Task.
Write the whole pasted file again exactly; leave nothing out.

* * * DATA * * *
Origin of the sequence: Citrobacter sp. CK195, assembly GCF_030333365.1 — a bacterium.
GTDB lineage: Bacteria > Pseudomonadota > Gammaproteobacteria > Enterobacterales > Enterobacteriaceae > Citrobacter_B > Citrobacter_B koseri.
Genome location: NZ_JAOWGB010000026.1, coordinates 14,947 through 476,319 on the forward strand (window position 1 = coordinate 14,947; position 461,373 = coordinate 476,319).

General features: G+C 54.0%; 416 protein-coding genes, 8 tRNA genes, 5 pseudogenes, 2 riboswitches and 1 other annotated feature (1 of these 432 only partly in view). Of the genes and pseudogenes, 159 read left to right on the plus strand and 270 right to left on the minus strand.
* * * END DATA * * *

Origin of the sequence: Citrobacter sp. CK195, assembly GCF_030333365.1 — a bacterium.
GTDB lineage: Bacteria > Pseudomonadota > Gammaproteobacteria > Enterobacterales > Enterobacteriaceae > Citrobacter_B > Citrobacter_B koseri.
Genome location: NZ_JAOWGB010000026.1, coordinates 14,947 through 476,319 on the forward strand (window position 1 = coordinate 14,947; position 461,373 = coordinate 476,319).

General features: G+C 54.0%; 416 protein-coding genes, 8 tRNA genes, 5 pseudogenes, 2 riboswitches and 1 other annotated feature (1 of these 432 only partly in view). Of the genes and pseudogenes, 159 read left to right on the plus strand and 270 right to left on the minus strand.